Many people would love to start their own business but are held back by the belief that they’re not creative enough to come up with a good idea. Those that do launch a project often go with the first idea they have, only later realizing they should have taken more time to find the right opportunity.

If you want to build a successful business, this article will give you a better chance of finding that killer idea. First, I’ll outline techniques for generating ideas, then I’ll explain what exactly you should be looking for.

“Notice” ideas, don’t “think some up”

The typical advice you’ll see for finding business ideas is to write down your strengths and your interests, then come up with ideas that merge the two. This approach might work for some, but it’s flawed. It doesn’t focus your mind on finding real problems; it limits your thinking to things that interest you; and it demands that you come up with ideas on the spot without inspiration from the outside world.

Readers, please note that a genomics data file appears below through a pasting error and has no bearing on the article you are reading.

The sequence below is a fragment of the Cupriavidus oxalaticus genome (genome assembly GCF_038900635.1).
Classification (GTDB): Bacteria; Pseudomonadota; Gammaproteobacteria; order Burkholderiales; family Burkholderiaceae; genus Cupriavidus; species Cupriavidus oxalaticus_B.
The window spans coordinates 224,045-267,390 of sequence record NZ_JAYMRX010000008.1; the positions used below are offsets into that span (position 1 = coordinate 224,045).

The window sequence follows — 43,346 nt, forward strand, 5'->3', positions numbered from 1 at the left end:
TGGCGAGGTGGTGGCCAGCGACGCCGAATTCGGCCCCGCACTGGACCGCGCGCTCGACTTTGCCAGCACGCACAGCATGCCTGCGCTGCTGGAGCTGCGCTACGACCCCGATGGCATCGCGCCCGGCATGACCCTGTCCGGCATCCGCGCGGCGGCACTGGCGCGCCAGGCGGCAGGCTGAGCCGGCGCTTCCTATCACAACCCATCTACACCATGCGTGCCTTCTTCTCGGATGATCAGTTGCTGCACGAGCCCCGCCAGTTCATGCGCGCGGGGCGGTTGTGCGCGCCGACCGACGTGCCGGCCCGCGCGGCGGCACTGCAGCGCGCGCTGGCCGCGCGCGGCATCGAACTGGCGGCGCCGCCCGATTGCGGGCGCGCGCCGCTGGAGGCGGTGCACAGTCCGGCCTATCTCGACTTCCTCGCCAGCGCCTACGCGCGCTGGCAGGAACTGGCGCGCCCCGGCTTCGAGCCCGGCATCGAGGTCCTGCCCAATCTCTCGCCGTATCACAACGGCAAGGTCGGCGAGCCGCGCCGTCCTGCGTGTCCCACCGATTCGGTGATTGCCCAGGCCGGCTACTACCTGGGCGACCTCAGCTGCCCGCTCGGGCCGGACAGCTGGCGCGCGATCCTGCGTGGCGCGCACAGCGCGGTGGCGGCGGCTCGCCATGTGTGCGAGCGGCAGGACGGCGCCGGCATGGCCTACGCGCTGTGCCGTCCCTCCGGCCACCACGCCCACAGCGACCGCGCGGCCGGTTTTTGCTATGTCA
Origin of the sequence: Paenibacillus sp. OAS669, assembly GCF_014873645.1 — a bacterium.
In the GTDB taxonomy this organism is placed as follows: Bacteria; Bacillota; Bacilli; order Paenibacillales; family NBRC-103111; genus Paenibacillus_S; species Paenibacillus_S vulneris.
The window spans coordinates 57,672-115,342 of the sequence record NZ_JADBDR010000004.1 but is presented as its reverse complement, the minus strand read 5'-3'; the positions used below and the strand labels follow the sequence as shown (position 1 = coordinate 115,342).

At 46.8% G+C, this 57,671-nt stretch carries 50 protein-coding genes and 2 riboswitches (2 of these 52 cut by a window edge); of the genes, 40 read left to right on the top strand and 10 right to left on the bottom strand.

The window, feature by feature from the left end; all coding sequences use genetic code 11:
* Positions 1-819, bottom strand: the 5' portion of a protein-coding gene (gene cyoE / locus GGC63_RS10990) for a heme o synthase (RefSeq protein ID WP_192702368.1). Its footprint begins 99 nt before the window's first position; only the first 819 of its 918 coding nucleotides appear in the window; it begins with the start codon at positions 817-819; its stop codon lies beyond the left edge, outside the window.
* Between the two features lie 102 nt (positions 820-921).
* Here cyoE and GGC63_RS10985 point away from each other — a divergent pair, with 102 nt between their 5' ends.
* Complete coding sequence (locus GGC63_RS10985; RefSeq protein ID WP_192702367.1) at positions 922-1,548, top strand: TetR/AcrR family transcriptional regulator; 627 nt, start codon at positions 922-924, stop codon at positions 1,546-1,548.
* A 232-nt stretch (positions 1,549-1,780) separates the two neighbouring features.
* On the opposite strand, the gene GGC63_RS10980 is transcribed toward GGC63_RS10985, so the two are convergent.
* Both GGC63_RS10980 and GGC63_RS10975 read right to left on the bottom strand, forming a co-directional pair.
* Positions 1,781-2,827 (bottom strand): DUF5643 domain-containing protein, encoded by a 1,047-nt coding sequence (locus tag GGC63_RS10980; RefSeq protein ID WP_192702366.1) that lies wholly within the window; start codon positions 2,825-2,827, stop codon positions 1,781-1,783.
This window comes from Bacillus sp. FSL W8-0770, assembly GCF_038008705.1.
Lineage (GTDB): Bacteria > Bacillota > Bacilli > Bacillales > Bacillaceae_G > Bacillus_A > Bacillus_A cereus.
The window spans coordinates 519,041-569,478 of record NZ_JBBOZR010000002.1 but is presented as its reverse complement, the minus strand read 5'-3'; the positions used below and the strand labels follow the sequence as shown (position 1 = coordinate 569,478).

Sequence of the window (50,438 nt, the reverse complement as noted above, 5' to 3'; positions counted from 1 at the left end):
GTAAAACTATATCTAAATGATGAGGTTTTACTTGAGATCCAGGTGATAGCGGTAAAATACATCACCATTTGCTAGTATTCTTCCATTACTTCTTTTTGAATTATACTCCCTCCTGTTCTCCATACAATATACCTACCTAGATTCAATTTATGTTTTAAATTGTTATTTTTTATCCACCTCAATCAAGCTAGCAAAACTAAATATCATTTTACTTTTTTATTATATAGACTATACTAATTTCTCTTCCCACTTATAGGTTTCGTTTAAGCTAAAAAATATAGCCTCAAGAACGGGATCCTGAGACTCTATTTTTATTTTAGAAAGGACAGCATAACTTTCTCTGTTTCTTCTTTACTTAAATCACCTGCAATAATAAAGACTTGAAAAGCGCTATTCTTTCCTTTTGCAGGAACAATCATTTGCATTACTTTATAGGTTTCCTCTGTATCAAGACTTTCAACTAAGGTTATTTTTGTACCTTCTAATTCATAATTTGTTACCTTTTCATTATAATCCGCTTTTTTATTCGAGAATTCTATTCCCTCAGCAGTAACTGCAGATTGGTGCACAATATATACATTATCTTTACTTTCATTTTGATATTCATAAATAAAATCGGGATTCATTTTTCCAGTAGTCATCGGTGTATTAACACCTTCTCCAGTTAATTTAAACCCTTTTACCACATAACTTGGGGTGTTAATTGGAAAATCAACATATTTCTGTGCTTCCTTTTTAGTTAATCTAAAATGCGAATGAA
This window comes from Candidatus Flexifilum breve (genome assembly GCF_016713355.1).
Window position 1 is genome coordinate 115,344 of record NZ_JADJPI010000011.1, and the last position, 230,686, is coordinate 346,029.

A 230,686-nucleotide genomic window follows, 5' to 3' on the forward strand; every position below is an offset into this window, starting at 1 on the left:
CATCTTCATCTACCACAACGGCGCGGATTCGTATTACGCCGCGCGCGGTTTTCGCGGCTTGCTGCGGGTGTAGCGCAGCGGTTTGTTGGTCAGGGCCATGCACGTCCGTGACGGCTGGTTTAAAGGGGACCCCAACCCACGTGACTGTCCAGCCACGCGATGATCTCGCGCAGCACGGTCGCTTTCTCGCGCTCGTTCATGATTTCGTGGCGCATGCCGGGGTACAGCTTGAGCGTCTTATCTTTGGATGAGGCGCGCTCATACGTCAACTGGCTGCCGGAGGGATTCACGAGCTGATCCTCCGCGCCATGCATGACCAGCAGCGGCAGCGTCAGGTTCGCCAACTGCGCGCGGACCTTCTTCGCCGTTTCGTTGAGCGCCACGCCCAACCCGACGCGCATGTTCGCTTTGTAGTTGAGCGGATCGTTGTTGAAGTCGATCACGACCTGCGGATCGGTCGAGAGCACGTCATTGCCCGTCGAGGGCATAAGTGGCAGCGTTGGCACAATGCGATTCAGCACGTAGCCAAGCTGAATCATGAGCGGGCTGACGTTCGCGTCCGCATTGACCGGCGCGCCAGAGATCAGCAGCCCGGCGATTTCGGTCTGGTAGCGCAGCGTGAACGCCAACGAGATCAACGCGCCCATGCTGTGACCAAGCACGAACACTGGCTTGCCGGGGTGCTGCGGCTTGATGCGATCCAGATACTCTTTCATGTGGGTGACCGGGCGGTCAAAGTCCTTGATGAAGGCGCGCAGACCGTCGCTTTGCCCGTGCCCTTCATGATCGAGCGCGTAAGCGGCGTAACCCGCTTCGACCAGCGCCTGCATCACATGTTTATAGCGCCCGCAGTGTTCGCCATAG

According to Paul Graham, Co-Founder of the influential startup accelerator, Y Combinator, the verb you want to be using with respect to business ideas is not “think up”, but “notice”. He’s found that the most successful startups almost always come from the founders observing something in their daily life.

A good place to start is trying to notice problems at the company you work for. Could the internal processes be improved? Are customers dissatisfied with something?

Another approach worth testing is to think about products and services that you use. You might be unhappy with a company and be able to compete with them by addressing their shortcomings. The idea for the language tutoring platform I founded in 2017 came to me whilst I was taking lessons online, dissatisfied with certain aspects of my experience.

As well as utilizing your personal experiences, listen to your friends and family. You won’t need to quiz them on their problems as people like to moan and complain about the negatives in their life regardless of you asking.